Working in Greece

Working in Greece isn’t as easy as it used to be. While other markets in the Eurozone seem to be recovering, the country is still dealing with the effects of the global recession and the Greek debt crisis. The austerity measures imposed on Greece as a condition of the bailouts and debt cuts it received in 2010 and 2012 have resulted in increased taxes, lower government spending and, in short, a shrinking economy.

Greece’s biggest industries are traditionally within the service sector, which employs the majority of people and contributes the most to the country’s GDP. Industries such as food and tobacco processing, textiles and chemicals also make a significant contribution to the Greek economy. These have all suffered as a result of Greece's economic problems.

The one glimmer of hope is Greece’s tourism industry, which has seen more tourists flocking to visit the marble statues and monuments of Ancient Greece, as well as holiday islands such as Santorini and Mykonos. However, this is largely seasonal despite the government's trying to increase tourism throughout the rest of the year. 

Expat jobs in Greece

Expats who want to stay and work in Greece need the relevant visa to enter the country, which is applied for before leaving. As soon as possible after arriving in Greece, applying for a residence permit is recommended for expats wanting to stay longer than the duration of their visa, while working in Greece.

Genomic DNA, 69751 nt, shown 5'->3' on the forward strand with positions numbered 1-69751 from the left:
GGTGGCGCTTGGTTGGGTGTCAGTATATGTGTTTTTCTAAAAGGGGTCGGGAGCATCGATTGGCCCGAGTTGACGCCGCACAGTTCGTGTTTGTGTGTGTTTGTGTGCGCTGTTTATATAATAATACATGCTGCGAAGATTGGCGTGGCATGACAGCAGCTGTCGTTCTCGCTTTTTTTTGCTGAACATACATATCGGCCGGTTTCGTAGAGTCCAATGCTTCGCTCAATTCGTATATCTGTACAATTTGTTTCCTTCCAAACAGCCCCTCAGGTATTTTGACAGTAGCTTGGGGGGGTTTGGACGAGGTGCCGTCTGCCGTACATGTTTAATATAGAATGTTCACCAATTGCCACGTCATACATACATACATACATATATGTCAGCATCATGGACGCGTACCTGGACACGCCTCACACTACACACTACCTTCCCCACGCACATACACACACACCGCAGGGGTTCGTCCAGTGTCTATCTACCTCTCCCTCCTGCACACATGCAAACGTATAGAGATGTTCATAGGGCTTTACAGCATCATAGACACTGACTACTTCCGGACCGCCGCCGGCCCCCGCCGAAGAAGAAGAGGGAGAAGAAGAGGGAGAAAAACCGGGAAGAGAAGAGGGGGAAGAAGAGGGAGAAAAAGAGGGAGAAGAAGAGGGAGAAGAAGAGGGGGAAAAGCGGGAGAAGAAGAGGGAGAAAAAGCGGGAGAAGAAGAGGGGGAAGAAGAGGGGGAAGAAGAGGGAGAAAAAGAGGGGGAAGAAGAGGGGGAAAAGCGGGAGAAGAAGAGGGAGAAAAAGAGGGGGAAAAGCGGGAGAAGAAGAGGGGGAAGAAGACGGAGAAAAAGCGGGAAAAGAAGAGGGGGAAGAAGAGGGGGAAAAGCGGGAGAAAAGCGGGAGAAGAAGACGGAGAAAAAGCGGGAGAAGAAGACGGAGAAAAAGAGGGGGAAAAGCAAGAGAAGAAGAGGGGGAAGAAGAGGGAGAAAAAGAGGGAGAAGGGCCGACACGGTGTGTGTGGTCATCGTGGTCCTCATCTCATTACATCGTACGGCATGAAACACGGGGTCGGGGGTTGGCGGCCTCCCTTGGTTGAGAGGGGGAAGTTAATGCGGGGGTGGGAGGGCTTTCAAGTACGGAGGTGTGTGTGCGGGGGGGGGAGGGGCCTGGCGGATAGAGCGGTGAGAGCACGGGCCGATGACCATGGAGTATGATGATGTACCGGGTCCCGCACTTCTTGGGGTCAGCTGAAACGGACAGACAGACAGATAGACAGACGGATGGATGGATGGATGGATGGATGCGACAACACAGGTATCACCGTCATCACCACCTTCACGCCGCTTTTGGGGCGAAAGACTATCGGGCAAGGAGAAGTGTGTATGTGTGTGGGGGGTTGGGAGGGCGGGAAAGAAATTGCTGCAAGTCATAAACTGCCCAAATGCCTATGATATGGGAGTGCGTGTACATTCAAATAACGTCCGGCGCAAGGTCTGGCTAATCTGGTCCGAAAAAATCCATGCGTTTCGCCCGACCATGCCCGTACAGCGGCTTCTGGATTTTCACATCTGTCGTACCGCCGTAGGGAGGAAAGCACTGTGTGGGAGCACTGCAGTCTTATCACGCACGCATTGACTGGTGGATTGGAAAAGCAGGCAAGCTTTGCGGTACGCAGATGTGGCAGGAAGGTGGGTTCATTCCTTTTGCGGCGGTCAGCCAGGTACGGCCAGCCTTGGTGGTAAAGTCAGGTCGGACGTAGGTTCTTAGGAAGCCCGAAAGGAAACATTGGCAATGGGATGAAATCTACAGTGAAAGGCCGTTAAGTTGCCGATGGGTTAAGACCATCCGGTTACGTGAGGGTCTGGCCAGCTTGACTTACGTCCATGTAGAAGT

In the current climate, it seems that most expats with regular employment are teaching English in Greece. This requires a bachelor’s degree and may require a TEFL qualification. Working as a private tutor is an option but doesn’t guarantee a regular income. Owing to the extra costs and paperwork involved with hiring non-EU citizens, most schools tend to hire employees from within the European Union.

Another option for expats, who are often single and don’t place a lot of importance on stability, is working in the tourism industry. This is only feasible during certain times of the year and, as a result, many people find themselves out of work for much of the year. Many of these people end up doing illegal work for bars and restaurants without the necessary documentation. This is not recommended since the consequences can be severe and the employee can be easily exploited. 

Foreign workers in Greece

As a result of increasing unemployment and poverty, foreign workers are not as well received as they once were. The majority of Greek companies are unlikely to hire somebody for a job which a local can do, partly because it involves paperwork, and partly for patriotic reasons. That said, there are some expat workers in the business and finance sectors who usually occupy senior positions. Unfortunately, negative sentiment against immigrants has been growing in recent years and is largely aimed at people from Eastern Europe, Asia and Africa.

Zografia Avgerou

Zografia is a self-employed craftswoman living in Thessaloniki. A Greek native, she has experienced the effects of the Greek debt crisis first hand. She specialises in jewellery, home decoration, recycling objects and fashion.

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